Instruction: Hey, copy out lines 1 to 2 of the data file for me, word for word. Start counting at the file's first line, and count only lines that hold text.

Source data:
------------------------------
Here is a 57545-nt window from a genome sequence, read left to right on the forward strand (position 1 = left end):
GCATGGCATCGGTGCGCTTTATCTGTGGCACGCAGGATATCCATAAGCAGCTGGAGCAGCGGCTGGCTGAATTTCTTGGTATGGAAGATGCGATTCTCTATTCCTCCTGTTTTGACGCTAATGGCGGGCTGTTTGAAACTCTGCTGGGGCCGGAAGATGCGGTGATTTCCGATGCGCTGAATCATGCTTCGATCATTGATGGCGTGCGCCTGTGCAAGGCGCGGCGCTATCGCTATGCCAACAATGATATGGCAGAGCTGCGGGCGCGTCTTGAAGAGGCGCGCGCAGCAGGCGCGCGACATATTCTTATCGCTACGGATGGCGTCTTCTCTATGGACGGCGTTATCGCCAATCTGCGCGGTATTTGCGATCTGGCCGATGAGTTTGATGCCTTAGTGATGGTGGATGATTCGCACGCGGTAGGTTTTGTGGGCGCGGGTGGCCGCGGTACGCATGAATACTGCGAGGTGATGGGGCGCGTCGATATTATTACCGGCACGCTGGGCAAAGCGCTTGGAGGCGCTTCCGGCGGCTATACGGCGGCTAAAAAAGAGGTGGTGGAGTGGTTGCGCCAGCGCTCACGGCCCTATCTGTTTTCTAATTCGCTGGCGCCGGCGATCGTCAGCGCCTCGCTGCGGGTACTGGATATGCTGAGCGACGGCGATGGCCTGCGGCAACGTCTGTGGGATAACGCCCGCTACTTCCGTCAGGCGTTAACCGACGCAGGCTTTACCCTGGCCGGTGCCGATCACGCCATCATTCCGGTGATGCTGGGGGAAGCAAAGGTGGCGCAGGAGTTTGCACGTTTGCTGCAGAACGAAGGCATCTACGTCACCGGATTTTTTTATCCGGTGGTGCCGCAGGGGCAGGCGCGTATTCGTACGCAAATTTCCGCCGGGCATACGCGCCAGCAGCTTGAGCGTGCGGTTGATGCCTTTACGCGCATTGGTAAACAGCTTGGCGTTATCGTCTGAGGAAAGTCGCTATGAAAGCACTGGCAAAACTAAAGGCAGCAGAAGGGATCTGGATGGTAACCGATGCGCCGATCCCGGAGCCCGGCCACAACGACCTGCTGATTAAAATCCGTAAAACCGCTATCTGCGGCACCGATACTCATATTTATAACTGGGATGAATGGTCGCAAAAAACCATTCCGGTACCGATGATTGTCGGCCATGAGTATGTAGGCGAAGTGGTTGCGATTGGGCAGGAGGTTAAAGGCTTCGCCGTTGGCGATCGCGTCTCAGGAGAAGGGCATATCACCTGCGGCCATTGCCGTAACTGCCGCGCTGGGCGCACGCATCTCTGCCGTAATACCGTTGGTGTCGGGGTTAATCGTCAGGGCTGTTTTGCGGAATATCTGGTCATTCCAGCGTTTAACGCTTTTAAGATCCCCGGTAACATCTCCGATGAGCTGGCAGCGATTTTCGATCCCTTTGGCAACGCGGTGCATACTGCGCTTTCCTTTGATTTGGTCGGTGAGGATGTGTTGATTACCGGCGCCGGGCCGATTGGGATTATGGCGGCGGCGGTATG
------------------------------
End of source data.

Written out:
Here is a 57545-nt window from a genome sequence, read left to right on the forward strand (position 1 = left end):
GCATGGCATCGGTGCGCTTTATCTGTGGCACGCAGGATATCCATAAGCAGCTGGAGCAGCGGCTGGCTGAATTTCTTGGTATGGAAGATGCGATTCTCTATTCCTCCTGTTTTGACGCTAATGGCGGGCTGTTTGAAACTCTGCTGGGGCCGGAAGATGCGGTGATTTCCGATGCGCTGAATCATGCTTCGATCATTGATGGCGTGCGCCTGTGCAAGGCGCGGCGCTATCGCTATGCCAACAATGATATGGCAGAGCTGCGGGCGCGTCTTGAAGAGGCGCGCGCAGCAGGCGCGCGACATATTCTTATCGCTACGGATGGCGTCTTCTCTATGGACGGCGTTATCGCCAATCTGCGCGGTATTTGCGATCTGGCCGATGAGTTTGATGCCTTAGTGATGGTGGATGATTCGCACGCGGTAGGTTTTGTGGGCGCGGGTGGCCGCGGTACGCATGAATACTGCGAGGTGATGGGGCGCGTCGATATTATTACCGGCACGCTGGGCAAAGCGCTTGGAGGCGCTTCCGGCGGCTATACGGCGGCTAAAAAAGAGGTGGTGGAGTGGTTGCGCCAGCGCTCACGGCCCTATCTGTTTTCTAATTCGCTGGCGCCGGCGATCGTCAGCGCCTCGCTGCGGGTACTGGATATGCTGAGCGACGGCGATGGCCTGCGGCAACGTCTGTGGGATAACGCCCGCTACTTCCGTCAGGCGTTAACCGACGCAGGCTTTACCCTGGCCGGTGCCGATCACGCCATCATTCCGGTGATGCTGGGGGAAGCAAAGGTGGCGCAGGAGTTTGCACGTTTGCTGCAGAACGAAGGCATCTACGTCACCGGATTTTTTTATCCGGTGGTGCCGCAGGGGCAGGCGCGTATTCGTACGCAAATTTCCGCCGGGCATACGCGCCAGCAGCTTGAGCGTGCGGTTGATGCCTTTACGCGCATTGGTAAACAGCTTGGCGTTATCGTCTGAGGAAAGTCGCTATGAAAGCACTGGCAAAACTAAAGGCAGCAGAAGGGATCTGGATGGTAACCGATGCGCCGATCCCGGAGCCCGGCCACAACGACCTGCTGATTAAAATCCGTAAAACCGCTATCTGCGGCACCGATACTCATATTTATAACTGGGATGAATGGTCGCAAAAAACCATTCCGGTACCGATGATTGTCGGCCATGAGTATGTAGGCGAAGTGGTTGCGATTGGGCAGGAGGTTAAAGGCTTCGCCGTTGGCGATCGCGTCTCAGGAGAAGGGCATATCACCTGCGGCCATTGCCGTAACTGCCGCGCTGGGCGCACGCATCTCTGCCGTAATACCGTTGGTGTCGGGGTTAATCGTCAGGGCTGTTTTGCGGAATATCTGGTCATTCCAGCGTTTAACGCTTTTAAGATCCCCGGTAACATCTCCGATGAGCTGGCAGCGATTTTCGATCCCTTTGGCAACGCGGTGCATACTGCGCTTTCCTTTGATTTGGTCGGTGAGGATGTGTTGATTACCGGCGCCGGGCCGATTGGGATTATGGCGGCGGCGGTATG